From Autos' 'Location of Choice' to Supply Chain Rebuilding?

By David Bailey on Oct 6, 12 11:57 AM in Automotive

The UK is the 'destination of choice' for global vehicle assemblers according to an excellent recent report by KPMG for the Society of Motor Manufacturers and Traders (SMMT), which also highlights major opportunities for suppliers as vehicle output in Britain rises (the report is well worth a read and can be found by clicking here).

The report suggests that vehicle output in the UK will grow by around 9% a year to over 2.2m units a year by 2016, despite the weakness in the Eurozone which is impacting on sales in Europe.

The report highlights the UK's key strengths in terms of the mix of manufacturers here and in terms of the variety of countries to which the UK exports - some 150 countries around the world, with 55% of exports by value going to non-EU countries (which is critical given the state of the Eurozone economy).

But the report highlights that this success poses a major challenge in terms of urgent action being needed to address an impending skills shortage. As cars become technologically more complicated (think of the communications, safety and entertainment software in cars today) and as the low carbon agenda takes off, the demand for skilled engineers increases.

The other key area of concern identified in the report centres on the need to reinvigorate the lower tiers of the domestic supply chain. The Automotive Council has identified some £3bn of opportunities for the supply chain here in the UK. But the report notes that while 80% of parts required for automotive manufacture can be sourced in the UK, the capacity and ability of suppliers to meet demand needs improving.

That capacity has been eroded over recent years as big manufacturers - and indeed Tier 1 suppliers - have looked to Eastern Europe and the Far East to source components, and in so doing have hollowed out the UK's auto supply chain.

But with the changing requirements of vehicle manufacturers, a change in some broader economic fundamentals (exchange rates, transport costs, wages overseas) and changing perceptions of supply chain resilience issues, then the benefits of local sourcing are now seen as much greater, a fact that government could and should build on.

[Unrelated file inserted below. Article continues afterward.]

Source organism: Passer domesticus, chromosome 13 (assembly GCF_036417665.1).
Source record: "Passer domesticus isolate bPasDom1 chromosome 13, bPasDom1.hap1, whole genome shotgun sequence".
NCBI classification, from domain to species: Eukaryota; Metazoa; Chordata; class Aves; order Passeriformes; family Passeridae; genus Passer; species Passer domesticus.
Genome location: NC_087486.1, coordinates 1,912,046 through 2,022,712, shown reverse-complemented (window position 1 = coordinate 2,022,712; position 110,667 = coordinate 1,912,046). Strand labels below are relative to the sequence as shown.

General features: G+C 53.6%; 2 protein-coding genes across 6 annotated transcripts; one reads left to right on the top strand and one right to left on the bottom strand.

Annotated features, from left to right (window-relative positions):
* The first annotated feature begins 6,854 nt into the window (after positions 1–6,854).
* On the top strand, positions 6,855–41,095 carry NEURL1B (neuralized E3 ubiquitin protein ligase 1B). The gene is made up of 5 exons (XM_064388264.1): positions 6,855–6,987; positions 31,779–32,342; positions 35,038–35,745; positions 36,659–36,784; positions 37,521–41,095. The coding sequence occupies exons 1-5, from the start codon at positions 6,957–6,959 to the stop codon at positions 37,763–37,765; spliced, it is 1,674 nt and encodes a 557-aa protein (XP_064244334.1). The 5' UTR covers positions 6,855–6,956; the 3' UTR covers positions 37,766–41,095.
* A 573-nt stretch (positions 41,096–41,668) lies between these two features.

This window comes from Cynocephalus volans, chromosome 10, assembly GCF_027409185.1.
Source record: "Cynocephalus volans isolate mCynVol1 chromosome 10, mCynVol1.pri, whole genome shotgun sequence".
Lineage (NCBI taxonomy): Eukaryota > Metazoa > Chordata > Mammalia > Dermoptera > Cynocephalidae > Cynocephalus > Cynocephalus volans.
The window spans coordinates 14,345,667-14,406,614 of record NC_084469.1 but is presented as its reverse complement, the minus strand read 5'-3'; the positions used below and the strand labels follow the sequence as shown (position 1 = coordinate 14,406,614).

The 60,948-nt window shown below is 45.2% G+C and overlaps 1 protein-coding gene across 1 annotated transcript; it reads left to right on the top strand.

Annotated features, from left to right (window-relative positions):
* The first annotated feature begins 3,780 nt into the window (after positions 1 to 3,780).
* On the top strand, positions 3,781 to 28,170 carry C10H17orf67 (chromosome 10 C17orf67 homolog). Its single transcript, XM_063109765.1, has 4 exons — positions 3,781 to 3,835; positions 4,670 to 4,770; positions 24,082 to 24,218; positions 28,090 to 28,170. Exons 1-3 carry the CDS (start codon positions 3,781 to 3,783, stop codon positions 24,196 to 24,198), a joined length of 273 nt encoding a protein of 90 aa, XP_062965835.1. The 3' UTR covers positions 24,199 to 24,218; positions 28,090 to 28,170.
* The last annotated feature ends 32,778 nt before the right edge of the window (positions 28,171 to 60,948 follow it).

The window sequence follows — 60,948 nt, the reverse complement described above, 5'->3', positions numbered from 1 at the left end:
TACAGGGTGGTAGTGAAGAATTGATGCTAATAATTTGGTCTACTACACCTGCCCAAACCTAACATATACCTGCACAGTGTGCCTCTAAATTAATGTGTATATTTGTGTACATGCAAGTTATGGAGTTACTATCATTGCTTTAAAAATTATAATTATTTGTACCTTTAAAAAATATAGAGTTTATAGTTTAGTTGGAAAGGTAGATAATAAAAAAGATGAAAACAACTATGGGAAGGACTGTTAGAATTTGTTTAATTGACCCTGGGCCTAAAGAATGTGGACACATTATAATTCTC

The government has already contributed to the 'mini renaissance' of the industry through the scrappage scheme, loan-guarantees, the use of regional growth fund money, the Advanced Manufacturing Supply Chain Initiative, the Automotive Council and more.

But that can be taken further, and the 'bottom line' of the report for me is that the auto sector needs government support to develop a long-term supply chain fund that boosts access to finance and takes account of longer return on investment periods. It's something I've been banging on about for a while.

Meanwhile, at the recent Paris Motor Show the UK government made a pitch to international automotive companies for supply chain investment, marketing the UK as a better place to do business than the Eurozone. One wonders how receptive the European auto industry will be to this sales pitch. Few if any European auto firms are building new plants in Europe given the state of the market and the amount of over-capacity at present.

Yet firms from China and other emerging economies are looking to set up shop, and on that the UK could be an attractive option. Interestingly, the KPMG report notes that the UK can now offer relatively low wage costs and high productivity: at around €23 an hour, the UK's auto sector has the lowest labour cost of any west European country, while at the same time having the second highest productivity in Europe after Germany.

Overall, translating assembly-line success in into a lasting growth in the capacity of the automotive supply chain will be key to the long-term health of the industry and its contribution to rebalancing the UK more generally.

A targeted industrial policy to push this along has started to emerge, but more is needed, and the KPMG report makes an intelligent contribution to the debate on where the industry stands and what needs to be done.

Professor David Bailey works at Coventry University Business School

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